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Sunday by the lake....in Hanoi

VIETNAM | Sunday, 18 April 2010 | Views [320]

Sunday morning by Hoan Kiem lake

Sunday morning by Hoan Kiem lake

I spent my Sunday morning in Hanoi visiting Hoan Kiem Lake for walking, practicing my T’ai Chi form and just observing the locals in their morning activities. I saw a lot of Chi Gong, a little bit of jogging and one man pooping in the bushes. The temperature was still cool and there was a fog hanging over the lake. There is a small, medieval looking tower, called Turtle Tower, sitting in the middle of the lake. With the presence of the fog, it looked like a movie set for a fantasy epic. After a lap and a half, I did my Yang form, took a few more photos and the power walked back to the City Gate. Because I had committed the sin of not purchasing my train tickets for their ridiculously overpriced amount, I was told that the only way they would allow me to leave my bag for the afternoon was if I shelled out another $2. I really didn’t want to have to lug my pack around for 10 hours, so I handed over the equivalent in VND. At least she gave me a decent exchange rate. Someone once told me that the French are very hospitable and friendly to tourists visiting their country as long as they are spending an acceptable amount of money. I think that I am hitting that wall here in Vietnam. It’s not that the U.S. is a former enemy that left giant bomb craters in their landscape. It’s that, I am the budget traveler and the Vietnamese, like their colonizers, want tourists to spend lavishly. I bet I would get a lot better treatment in this country if I had a stack of cash to distribute, but sadly, I don’t.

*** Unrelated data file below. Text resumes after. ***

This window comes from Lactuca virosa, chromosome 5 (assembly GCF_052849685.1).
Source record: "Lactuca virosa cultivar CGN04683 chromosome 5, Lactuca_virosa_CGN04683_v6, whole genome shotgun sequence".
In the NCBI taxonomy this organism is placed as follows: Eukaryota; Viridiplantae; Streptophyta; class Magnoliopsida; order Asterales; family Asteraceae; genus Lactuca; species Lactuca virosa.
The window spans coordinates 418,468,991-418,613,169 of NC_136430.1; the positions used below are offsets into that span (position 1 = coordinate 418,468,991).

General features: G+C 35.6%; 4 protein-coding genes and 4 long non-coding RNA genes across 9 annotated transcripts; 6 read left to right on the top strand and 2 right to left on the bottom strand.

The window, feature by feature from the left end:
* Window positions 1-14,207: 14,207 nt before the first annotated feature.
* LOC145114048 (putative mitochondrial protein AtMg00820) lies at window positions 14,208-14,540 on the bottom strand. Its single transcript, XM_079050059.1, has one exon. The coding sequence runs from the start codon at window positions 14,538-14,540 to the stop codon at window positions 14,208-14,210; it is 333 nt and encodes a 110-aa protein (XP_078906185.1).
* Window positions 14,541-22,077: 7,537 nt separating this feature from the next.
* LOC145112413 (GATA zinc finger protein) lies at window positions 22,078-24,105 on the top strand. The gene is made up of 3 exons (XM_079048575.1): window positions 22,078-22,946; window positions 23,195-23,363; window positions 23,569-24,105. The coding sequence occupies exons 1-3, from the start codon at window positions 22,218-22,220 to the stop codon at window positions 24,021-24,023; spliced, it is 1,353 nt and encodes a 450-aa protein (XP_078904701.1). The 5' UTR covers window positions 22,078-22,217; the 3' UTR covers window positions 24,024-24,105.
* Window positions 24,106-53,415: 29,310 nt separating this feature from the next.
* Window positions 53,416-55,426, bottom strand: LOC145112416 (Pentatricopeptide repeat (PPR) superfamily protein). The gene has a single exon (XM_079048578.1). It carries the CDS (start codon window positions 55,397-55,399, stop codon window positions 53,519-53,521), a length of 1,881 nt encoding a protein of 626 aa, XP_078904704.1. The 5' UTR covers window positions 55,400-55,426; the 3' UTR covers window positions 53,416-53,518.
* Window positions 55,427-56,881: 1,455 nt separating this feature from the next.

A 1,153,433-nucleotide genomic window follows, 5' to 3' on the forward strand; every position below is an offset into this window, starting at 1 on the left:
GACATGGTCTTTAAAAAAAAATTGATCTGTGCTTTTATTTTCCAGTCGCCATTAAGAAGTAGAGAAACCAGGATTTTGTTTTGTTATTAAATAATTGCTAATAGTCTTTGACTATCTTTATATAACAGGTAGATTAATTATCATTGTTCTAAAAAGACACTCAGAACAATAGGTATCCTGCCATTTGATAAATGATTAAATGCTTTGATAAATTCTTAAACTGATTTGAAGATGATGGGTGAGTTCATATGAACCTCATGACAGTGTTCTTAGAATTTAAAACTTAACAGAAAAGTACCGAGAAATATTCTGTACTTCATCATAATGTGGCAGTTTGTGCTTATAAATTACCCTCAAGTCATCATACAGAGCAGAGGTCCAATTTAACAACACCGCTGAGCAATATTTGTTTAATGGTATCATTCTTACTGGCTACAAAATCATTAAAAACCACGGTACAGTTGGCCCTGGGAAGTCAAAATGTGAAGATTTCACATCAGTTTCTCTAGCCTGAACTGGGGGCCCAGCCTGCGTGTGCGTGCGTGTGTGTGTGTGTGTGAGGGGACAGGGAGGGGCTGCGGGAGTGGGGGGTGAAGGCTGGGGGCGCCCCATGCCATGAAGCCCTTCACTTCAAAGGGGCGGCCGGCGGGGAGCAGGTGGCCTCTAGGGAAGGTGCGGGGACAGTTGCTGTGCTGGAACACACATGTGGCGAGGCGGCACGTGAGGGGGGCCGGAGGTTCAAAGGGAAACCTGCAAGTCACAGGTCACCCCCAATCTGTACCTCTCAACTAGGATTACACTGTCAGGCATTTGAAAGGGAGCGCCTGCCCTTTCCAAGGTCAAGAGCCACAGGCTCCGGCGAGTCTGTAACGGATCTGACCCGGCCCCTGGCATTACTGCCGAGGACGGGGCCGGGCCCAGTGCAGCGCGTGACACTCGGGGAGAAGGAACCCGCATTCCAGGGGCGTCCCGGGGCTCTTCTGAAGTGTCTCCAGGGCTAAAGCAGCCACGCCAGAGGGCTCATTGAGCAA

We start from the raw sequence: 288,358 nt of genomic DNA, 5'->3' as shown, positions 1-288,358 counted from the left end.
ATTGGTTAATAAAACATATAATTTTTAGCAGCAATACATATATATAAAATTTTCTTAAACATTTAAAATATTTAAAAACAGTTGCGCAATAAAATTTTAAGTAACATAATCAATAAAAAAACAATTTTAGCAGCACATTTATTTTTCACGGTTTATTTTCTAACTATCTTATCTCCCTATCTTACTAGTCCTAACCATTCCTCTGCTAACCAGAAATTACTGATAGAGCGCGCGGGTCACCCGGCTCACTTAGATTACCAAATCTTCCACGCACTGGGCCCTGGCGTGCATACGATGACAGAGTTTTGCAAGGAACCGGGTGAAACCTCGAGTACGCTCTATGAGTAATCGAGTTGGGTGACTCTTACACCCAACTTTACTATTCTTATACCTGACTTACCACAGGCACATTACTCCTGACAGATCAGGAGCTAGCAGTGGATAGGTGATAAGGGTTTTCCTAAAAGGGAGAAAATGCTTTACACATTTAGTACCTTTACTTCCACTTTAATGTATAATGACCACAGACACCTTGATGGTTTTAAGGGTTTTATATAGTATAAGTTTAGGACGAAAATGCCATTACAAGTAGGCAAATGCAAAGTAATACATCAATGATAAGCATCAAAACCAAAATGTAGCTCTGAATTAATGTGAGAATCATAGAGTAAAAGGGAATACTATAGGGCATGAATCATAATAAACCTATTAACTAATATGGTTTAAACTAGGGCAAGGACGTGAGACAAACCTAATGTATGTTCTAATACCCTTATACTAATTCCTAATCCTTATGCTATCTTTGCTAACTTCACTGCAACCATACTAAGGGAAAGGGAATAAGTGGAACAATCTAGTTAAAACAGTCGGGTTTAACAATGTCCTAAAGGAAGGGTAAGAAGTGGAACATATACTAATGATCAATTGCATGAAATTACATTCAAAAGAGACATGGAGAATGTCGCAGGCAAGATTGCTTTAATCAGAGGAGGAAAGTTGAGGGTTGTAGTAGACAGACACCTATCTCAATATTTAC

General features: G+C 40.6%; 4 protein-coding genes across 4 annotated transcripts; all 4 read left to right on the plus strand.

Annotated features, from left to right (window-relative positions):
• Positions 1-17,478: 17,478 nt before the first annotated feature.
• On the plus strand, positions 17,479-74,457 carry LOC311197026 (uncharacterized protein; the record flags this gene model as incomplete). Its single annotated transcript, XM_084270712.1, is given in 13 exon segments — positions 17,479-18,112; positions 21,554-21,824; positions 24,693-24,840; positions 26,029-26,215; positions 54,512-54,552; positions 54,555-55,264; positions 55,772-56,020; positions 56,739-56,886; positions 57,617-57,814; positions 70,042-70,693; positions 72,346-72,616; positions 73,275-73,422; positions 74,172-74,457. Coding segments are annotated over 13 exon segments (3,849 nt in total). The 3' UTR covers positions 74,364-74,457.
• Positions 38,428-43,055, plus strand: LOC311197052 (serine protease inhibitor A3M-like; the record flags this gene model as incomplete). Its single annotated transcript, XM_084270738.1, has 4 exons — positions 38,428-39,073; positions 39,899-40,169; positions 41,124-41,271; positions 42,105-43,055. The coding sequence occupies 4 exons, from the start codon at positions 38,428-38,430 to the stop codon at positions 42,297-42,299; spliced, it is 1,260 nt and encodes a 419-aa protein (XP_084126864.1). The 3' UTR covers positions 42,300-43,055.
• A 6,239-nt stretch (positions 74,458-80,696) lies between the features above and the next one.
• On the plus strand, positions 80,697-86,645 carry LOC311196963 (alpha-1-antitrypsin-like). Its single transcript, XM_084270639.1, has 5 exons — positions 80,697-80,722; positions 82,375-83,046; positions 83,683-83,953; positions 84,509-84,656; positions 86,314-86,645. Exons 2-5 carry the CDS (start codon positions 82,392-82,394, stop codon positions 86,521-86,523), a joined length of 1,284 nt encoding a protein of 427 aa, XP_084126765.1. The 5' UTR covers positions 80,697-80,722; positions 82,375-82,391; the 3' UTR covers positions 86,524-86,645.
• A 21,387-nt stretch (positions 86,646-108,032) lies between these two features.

As noisy as the city streets are in Hanoi, I was actually able to find several places to quietly read or work on my computer. I stayed in one café for about two hours doing some writing. When I ordered my coffee, she gave me a menu with no prices on it and she didn’t understand when I asked “how much?“ I am so glad that I only ordered one coffee, because she gave the special, inflated, “non-Vietnamese” rate. As I was leaving an English-speaking Asian couple came in and asked to see a menu. They were also concerned over the lack of prices, and I told them right in front of her about the Vietnamese price and the non-Vietnamese price. They put the menu down and walked out. I looked at the coffee shop owner and smiled.

In my afternoon wanderings I stumbled across St. Josephs Cathedral and took another walk around the lake. This time it was much more crowded. The Hanoians were out enjoying their Sunday afternoon with a walk and an ice cream. There were young couples everywhere cuddling on the park benches that circled the lake. I had a difficult time finding an unoccupied bench and when I saw one, I practically knocked down two older women and a young boy to get to it. A young couple had also spotted the bench, but I got there first. I could see that they were disappointed and I felt a little guilty…. For about 10 seconds. Someone approached me and asked if I spoke English. I shook my head. I guess I’m the liar now.

* * * * * * *

I wish that I had checked earlier about the cheaper tickets for train travel. I like the little cabins that they give you. They’re cozy, done in wood paneling and even have electrical outlets. The bunk cushions are not very soft, but at least you have some room to stretch out. It‘s four passengers to a cabin, and I had to share it with two strangers. But they had to share it with an American woman who carries around way too much stuff. So I guess it’s a wash. I’m glad that I got to try it at least once before I left. I did see some passenger accommodations that were even more plush than my own. I wonder how much a berth costs on the cushy car.

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